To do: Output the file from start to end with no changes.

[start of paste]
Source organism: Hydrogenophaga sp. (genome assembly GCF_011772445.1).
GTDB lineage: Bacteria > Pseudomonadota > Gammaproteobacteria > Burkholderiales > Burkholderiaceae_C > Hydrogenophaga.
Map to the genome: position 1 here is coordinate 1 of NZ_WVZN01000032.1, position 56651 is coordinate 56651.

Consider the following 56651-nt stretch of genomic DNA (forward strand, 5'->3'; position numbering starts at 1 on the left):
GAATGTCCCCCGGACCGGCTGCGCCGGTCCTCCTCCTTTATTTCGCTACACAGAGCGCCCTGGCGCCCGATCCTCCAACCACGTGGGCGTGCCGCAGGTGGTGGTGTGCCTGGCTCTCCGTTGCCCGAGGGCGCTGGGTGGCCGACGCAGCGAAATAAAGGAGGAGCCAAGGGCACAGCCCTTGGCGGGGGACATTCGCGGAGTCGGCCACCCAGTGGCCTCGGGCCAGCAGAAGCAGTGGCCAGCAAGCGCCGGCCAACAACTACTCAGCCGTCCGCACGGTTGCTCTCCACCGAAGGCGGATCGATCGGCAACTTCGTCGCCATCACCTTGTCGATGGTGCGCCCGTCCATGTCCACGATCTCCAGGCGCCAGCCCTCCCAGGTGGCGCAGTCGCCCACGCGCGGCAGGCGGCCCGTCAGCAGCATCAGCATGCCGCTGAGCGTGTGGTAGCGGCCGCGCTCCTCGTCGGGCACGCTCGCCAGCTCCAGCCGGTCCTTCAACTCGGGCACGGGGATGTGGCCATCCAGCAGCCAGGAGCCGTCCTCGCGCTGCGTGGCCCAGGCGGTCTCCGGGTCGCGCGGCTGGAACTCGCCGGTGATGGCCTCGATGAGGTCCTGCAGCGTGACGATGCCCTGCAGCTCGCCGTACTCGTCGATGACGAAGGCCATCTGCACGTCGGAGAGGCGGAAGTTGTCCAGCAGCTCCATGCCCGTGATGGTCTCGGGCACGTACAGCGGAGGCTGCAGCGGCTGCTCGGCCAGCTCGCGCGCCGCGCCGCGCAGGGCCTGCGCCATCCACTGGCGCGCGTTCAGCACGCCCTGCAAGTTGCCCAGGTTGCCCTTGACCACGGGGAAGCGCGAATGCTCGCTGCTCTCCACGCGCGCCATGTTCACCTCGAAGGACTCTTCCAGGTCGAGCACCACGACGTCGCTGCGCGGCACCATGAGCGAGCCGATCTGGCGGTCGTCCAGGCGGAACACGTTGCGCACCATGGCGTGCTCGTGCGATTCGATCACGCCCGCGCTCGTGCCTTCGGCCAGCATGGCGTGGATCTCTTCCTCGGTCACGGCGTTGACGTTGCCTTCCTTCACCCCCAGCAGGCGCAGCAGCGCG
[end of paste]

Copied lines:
Source organism: Hydrogenophaga sp. (genome assembly GCF_011772445.1).
GTDB lineage: Bacteria > Pseudomonadota > Gammaproteobacteria > Burkholderiales > Burkholderiaceae_C > Hydrogenophaga.
Map to the genome: position 1 here is coordinate 1 of NZ_WVZN01000032.1, position 56651 is coordinate 56651.

Consider the following 56651-nt stretch of genomic DNA (forward strand, 5'->3'; position numbering starts at 1 on the left):
GAATGTCCCCCGGACCGGCTGCGCCGGTCCTCCTCCTTTATTTCGCTACACAGAGCGCCCTGGCGCCCGATCCTCCAACCACGTGGGCGTGCCGCAGGTGGTGGTGTGCCTGGCTCTCCGTTGCCCGAGGGCGCTGGGTGGCCGACGCAGCGAAATAAAGGAGGAGCCAAGGGCACAGCCCTTGGCGGGGGACATTCGCGGAGTCGGCCACCCAGTGGCCTCGGGCCAGCAGAAGCAGTGGCCAGCAAGCGCCGGCCAACAACTACTCAGCCGTCCGCACGGTTGCTCTCCACCGAAGGCGGATCGATCGGCAACTTCGTCGCCATCACCTTGTCGATGGTGCGCCCGTCCATGTCCACGATCTCCAGGCGCCAGCCCTCCCAGGTGGCGCAGTCGCCCACGCGCGGCAGGCGGCCCGTCAGCAGCATCAGCATGCCGCTGAGCGTGTGGTAGCGGCCGCGCTCCTCGTCGGGCACGCTCGCCAGCTCCAGCCGGTCCTTCAACTCGGGCACGGGGATGTGGCCATCCAGCAGCCAGGAGCCGTCCTCGCGCTGCGTGGCCCAGGCGGTCTCCGGGTCGCGCGGCTGGAACTCGCCGGTGATGGCCTCGATGAGGTCCTGCAGCGTGACGATGCCCTGCAGCTCGCCGTACTCGTCGATGACGAAGGCCATCTGCACGTCGGAGAGGCGGAAGTTGTCCAGCAGCTCCATGCCCGTGATGGTCTCGGGCACGTACAGCGGAGGCTGCAGCGGCTGCTCGGCCAGCTCGCGCGCCGCGCCGCGCAGGGCCTGCGCCATCCACTGGCGCGCGTTCAGCACGCCCTGCAAGTTGCCCAGGTTGCCCTTGACCACGGGGAAGCGCGAATGCTCGCTGCTCTCCACGCGCGCCATGTTCACCTCGAAGGACTCTTCCAGGTCGAGCACCACGACGTCGCTGCGCGGCACCATGAGCGAGCCGATCTGGCGGTCGTCCAGGCGGAACACGTTGCGCACCATGGCGTGCTCGTGCGATTCGATCACGCCCGCGCTCGTGCCTTCGGCCAGCATGGCGTGGATCTCTTCCTCGGTCACGGCGTTGACGTTGCCTTCCTTCACCCCCAGCAGGCGCAGCAGCGCG